• Bring your own snacks. Generally, this practice is frowned upon. Concessions at the theatre help greatly to generate income for all parties involved at the movies. However, if you have severe allergies to numerous items, this is probably the best option for you to consider.
  • Ask questions. If you do want to try theatre popcorn, or other snacks, be sure to ask questions about food preparation. Ask, for example, what kind of oil the venue uses. Ask if they have separate fryers for various food items. If someone appears unsure about an answer, always double-check with the manager. Or just order something else. It is better to be safe than sorry!
  • Check ingredient labels. Some snacks at the movies come pre-packaged. Even if it is an item that you’ve had numerous times, just re-read the ingredients as a safety measure. If you are having a hard time seeing in the dark, use your cell-phone for light. Better yet, check it before you even get into the theatre.
  • Be an advocate for yourself. If someone decides to sit right next to you. with your top allergen, speak-up. It is okay to voice your concerns to someone in a polite manner. Usually people will be willing to move or come-up with an agreeable solution. This has happened to me a few times. Generally, I will move to find another spot if I feel uncomfortable around a stranger eating my allergen. This rule can apply to friends and family also!
  • Handy to have hand-sanitizer/disinfectant wipes. If you’re worried about cross-contamination on the seats and cup holders, wipe them down as soon as you pick your seats.
  • Carry your auto-injector. Have it on you and be prepared to use it. If someone is with you, make sure they know how to use it if necessary.

How do you stay safe at the movies with your allergies?

Nicole K.

Guest Post – Taylor – Dating with Allergies

Enjoying each other's companyMy name is Taylor and I am a second year student studying Commerce at Queen’s University. I have serious allergies to peanuts, nuts, and fish. I am lucky that I have never suffered an anaphylactic reaction (or, as a result, had to be injected with my auto-injector).

In August 2012, I started dating my first boyfriend. We had been close friends prior. So he understood the severity of my allergies. I still needed to inform him that he could not eat any of the foods that I was allergic to on a day that he was planning to kiss me. In the beginning of our relationship, this took some getting used to because he loved to eat nuts and fish.

Growing up, I always thought that dating would be extremely difficult because of my allergies. I remember reading stories about the difficulties that teenagers experienced when dating. For example, I recall reading about a girl who was allergic to nuts. She saw the boy that she liked take a handful of almonds. If she had not seen him do so, she would have kissed him that night and would have potentially had an anaphylactic reaction.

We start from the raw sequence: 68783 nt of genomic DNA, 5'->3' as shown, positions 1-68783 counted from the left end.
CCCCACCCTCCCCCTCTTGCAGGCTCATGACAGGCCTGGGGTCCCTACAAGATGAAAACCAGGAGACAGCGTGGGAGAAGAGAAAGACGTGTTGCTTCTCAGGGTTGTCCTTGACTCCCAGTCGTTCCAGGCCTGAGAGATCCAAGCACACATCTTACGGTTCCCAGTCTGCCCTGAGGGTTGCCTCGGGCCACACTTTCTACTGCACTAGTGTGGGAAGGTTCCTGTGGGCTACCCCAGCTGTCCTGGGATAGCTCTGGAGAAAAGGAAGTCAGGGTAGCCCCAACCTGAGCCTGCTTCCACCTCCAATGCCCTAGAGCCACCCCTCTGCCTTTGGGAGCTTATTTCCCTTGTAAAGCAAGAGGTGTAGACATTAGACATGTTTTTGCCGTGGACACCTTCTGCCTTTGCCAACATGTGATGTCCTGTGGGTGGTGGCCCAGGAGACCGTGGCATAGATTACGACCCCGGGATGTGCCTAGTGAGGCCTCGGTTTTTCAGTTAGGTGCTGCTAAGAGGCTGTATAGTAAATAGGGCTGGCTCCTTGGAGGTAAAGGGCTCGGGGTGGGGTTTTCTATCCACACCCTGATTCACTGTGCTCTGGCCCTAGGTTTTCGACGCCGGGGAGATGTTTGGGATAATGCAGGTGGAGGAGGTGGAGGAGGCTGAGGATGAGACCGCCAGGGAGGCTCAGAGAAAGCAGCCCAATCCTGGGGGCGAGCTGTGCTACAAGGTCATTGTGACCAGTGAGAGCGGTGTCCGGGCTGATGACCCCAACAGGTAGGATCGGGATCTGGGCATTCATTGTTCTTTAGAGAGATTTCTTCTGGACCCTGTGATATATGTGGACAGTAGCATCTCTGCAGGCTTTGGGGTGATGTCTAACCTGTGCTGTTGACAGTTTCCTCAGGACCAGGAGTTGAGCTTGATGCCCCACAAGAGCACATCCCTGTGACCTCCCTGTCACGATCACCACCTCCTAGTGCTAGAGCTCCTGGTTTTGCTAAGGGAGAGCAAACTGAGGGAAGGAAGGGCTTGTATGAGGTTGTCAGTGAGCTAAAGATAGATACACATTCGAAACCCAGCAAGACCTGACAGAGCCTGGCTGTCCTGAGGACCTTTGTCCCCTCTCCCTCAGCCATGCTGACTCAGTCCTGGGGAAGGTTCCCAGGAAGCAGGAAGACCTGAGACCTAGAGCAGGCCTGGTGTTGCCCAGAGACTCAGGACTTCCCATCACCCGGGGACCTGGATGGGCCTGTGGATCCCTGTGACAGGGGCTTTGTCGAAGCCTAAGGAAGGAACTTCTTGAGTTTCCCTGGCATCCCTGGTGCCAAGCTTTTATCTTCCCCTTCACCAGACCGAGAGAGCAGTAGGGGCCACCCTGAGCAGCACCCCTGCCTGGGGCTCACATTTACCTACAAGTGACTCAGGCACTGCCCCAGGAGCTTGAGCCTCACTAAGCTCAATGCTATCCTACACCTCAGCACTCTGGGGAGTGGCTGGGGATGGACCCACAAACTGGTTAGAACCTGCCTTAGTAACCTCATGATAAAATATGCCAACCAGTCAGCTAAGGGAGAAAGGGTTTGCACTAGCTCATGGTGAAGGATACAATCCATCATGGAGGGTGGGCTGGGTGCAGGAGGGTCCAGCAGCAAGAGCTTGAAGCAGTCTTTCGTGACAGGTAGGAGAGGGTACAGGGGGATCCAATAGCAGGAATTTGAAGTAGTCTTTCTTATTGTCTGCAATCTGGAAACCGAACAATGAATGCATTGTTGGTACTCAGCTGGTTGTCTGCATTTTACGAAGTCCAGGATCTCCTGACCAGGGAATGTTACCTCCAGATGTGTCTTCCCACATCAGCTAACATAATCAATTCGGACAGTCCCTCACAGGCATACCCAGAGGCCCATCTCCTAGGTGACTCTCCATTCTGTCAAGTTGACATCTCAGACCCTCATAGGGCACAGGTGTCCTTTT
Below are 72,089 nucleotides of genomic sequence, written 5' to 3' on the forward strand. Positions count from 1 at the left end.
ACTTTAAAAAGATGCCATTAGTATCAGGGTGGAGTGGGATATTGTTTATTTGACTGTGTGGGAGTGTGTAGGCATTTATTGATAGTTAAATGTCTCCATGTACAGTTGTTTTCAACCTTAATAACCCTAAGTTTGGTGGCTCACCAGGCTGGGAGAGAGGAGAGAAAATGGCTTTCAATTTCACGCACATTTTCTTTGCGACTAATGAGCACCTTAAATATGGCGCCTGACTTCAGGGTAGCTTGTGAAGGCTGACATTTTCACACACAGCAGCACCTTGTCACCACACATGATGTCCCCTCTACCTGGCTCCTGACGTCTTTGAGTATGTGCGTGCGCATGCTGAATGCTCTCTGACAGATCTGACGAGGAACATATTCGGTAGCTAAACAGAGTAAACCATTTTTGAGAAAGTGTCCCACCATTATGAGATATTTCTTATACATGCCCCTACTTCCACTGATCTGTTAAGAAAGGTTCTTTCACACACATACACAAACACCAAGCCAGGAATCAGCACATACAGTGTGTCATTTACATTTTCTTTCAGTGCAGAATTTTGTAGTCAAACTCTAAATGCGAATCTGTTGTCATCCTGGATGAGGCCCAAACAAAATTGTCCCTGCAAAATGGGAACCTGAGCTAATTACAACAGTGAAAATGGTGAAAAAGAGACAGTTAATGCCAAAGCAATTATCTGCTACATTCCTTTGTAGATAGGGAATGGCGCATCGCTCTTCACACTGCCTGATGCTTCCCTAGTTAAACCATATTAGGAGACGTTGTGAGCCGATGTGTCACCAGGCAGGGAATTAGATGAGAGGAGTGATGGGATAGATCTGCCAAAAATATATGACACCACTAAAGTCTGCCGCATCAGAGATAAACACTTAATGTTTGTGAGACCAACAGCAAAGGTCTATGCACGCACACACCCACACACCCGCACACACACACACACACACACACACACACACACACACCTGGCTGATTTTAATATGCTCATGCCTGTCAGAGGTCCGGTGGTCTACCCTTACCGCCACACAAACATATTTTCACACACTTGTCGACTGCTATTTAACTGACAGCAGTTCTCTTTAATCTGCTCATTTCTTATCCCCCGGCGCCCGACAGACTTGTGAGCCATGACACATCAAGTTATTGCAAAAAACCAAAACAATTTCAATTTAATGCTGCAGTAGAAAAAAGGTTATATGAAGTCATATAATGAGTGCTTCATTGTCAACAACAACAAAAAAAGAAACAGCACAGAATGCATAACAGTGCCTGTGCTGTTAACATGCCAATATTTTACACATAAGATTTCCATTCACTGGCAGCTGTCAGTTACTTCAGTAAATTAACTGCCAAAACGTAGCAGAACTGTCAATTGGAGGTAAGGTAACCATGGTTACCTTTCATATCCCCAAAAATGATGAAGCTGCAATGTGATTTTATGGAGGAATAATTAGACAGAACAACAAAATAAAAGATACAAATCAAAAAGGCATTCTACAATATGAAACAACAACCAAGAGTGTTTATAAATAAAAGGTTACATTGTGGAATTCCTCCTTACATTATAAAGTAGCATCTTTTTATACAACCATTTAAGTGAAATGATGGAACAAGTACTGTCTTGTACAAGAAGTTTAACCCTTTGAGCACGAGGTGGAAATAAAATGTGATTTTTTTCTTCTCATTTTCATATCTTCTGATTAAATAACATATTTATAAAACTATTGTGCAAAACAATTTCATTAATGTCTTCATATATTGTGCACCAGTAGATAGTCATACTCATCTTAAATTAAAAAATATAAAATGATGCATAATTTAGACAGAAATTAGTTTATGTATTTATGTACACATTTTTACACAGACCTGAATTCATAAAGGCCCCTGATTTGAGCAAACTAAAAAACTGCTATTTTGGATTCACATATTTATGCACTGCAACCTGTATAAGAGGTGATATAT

Having experienced a relationship has taught me that dating with allergies is not as hard as I once anticipated. Yes, it is more difficult for me than for a person without allergies. But it is something that can be overcome. My boyfriend grew to learn how careful he needed to be with food when he was seeing me. He did not completely eliminate my allergens from his diet. But he would not eat foods that contained them when we had plans to get together. He was very respectful when we went out for dinner because he knew that I was selective when choosing a restaurant. When I went to his house for family dinners, I also needed to be very careful that his mother did not cook any food with my allergens. She was very respectful and careful when cooking. I appreciated that she took the time to ensure that I could partake in meals with the family!

Overall I realize that, although dating with allergies can be more difficult for me than for others, my allergies will not hold me back. I will inform all future boyfriends about the precautions to take regarding food and I am hopeful that they will respect my allergies.

Taylor R.

Allergies and Outings with Colleagues

Jumping groupCarving-out a niche in the working world is all about building relationships with your colleagues. Having had brief experience in a corporate setting, I can attest to this. A major problem that I encounter is that most of these networking and social opportunities happen over lunch or dinner. This often puts me in a bind. I want to participate in these events, but how can I do so safely?

First of all, you should always plan ahead. A few weeks ago, I wrote an entry regarding buffets and safe dining–this was my first rule. If a group of colleagues arrange to have a dinner after work, use your lunch break to call the establishment in advance. Ask to speak to the general manager and ask whether or not they can guarantee an allergen-free environment. Ask about the nature of the cuisine they prepare and whether or not any of their products contain your specific allergen. Reiterate that you have a life-threatening allergy that is very serious and that the allergy can be triggered by cross-contamination.